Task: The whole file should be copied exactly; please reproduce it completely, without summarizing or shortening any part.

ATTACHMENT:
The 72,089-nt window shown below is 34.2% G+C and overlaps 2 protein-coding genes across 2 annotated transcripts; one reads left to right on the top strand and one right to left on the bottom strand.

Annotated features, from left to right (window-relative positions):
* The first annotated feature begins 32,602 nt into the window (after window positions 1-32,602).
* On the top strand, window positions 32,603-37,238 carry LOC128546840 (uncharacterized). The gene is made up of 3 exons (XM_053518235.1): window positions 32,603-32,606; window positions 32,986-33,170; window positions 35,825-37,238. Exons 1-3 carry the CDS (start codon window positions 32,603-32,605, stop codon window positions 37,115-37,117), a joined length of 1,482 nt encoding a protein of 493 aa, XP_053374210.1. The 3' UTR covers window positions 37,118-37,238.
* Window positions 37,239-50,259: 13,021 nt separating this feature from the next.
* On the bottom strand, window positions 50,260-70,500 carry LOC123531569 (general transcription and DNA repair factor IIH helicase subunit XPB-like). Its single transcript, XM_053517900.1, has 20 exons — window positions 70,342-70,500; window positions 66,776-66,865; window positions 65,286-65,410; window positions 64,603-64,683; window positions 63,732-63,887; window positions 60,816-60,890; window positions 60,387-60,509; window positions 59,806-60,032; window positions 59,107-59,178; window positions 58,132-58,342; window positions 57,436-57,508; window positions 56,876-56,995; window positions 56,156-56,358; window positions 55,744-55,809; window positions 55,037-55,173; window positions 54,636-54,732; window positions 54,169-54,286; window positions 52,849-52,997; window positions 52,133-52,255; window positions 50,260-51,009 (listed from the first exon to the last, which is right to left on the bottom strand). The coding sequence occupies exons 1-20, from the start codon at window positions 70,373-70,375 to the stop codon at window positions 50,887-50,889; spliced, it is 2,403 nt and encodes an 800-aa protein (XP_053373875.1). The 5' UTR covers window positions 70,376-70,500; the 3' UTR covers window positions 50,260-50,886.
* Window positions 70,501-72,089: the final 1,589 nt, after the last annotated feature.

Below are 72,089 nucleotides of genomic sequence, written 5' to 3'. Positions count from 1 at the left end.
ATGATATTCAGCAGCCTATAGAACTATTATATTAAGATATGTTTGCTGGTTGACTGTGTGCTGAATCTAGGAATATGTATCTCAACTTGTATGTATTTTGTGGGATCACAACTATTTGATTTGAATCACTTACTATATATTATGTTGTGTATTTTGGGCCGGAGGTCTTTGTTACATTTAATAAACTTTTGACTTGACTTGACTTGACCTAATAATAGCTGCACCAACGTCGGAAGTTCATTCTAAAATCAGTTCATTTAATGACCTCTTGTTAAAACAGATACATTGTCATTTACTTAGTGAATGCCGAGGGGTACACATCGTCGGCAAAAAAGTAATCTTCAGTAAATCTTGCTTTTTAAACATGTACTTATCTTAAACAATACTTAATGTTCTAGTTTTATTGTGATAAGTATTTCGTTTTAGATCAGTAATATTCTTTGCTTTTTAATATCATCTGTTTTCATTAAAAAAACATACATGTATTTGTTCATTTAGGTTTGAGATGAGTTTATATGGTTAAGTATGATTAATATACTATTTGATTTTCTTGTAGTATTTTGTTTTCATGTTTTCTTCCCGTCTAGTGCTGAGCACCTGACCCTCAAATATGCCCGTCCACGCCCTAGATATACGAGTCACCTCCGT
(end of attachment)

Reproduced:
The 72,089-nt window shown below is 34.2% G+C and overlaps 2 protein-coding genes across 2 annotated transcripts; one reads left to right on the top strand and one right to left on the bottom strand.

Annotated features, from left to right (window-relative positions):
* The first annotated feature begins 32,602 nt into the window (after window positions 1-32,602).
* On the top strand, window positions 32,603-37,238 carry LOC128546840 (uncharacterized). The gene is made up of 3 exons (XM_053518235.1): window positions 32,603-32,606; window positions 32,986-33,170; window positions 35,825-37,238. Exons 1-3 carry the CDS (start codon window positions 32,603-32,605, stop codon window positions 37,115-37,117), a joined length of 1,482 nt encoding a protein of 493 aa, XP_053374210.1. The 3' UTR covers window positions 37,118-37,238.
* Window positions 37,239-50,259: 13,021 nt separating this feature from the next.
* On the bottom strand, window positions 50,260-70,500 carry LOC123531569 (general transcription and DNA repair factor IIH helicase subunit XPB-like). Its single transcript, XM_053517900.1, has 20 exons — window positions 70,342-70,500; window positions 66,776-66,865; window positions 65,286-65,410; window positions 64,603-64,683; window positions 63,732-63,887; window positions 60,816-60,890; window positions 60,387-60,509; window positions 59,806-60,032; window positions 59,107-59,178; window positions 58,132-58,342; window positions 57,436-57,508; window positions 56,876-56,995; window positions 56,156-56,358; window positions 55,744-55,809; window positions 55,037-55,173; window positions 54,636-54,732; window positions 54,169-54,286; window positions 52,849-52,997; window positions 52,133-52,255; window positions 50,260-51,009 (listed from the first exon to the last, which is right to left on the bottom strand). The coding sequence occupies exons 1-20, from the start codon at window positions 70,373-70,375 to the stop codon at window positions 50,887-50,889; spliced, it is 2,403 nt and encodes an 800-aa protein (XP_053373875.1). The 5' UTR covers window positions 70,376-70,500; the 3' UTR covers window positions 50,260-50,886.
* Window positions 70,501-72,089: the final 1,589 nt, after the last annotated feature.

Below are 72,089 nucleotides of genomic sequence, written 5' to 3'. Positions count from 1 at the left end.
ATGATATTCAGCAGCCTATAGAACTATTATATTAAGATATGTTTGCTGGTTGACTGTGTGCTGAATCTAGGAATATGTATCTCAACTTGTATGTATTTTGTGGGATCACAACTATTTGATTTGAATCACTTACTATATATTATGTTGTGTATTTTGGGCCGGAGGTCTTTGTTACATTTAATAAACTTTTGACTTGACTTGACTTGACCTAATAATAGCTGCACCAACGTCGGAAGTTCATTCTAAAATCAGTTCATTTAATGACCTCTTGTTAAAACAGATACATTGTCATTTACTTAGTGAATGCCGAGGGGTACACATCGTCGGCAAAAAAGTAATCTTCAGTAAATCTTGCTTTTTAAACATGTACTTATCTTAAACAATACTTAATGTTCTAGTTTTATTGTGATAAGTATTTCGTTTTAGATCAGTAATATTCTTTGCTTTTTAATATCATCTGTTTTCATTAAAAAAACATACATGTATTTGTTCATTTAGGTTTGAGATGAGTTTATATGGTTAAGTATGATTAATATACTATTTGATTTTCTTGTAGTATTTTGTTTTCATGTTTTCTTCCCGTCTAGTGCTGAGCACCTGACCCTCAAATATGCCCGTCCACGCCCTAGATATACGAGTCACCTCCGT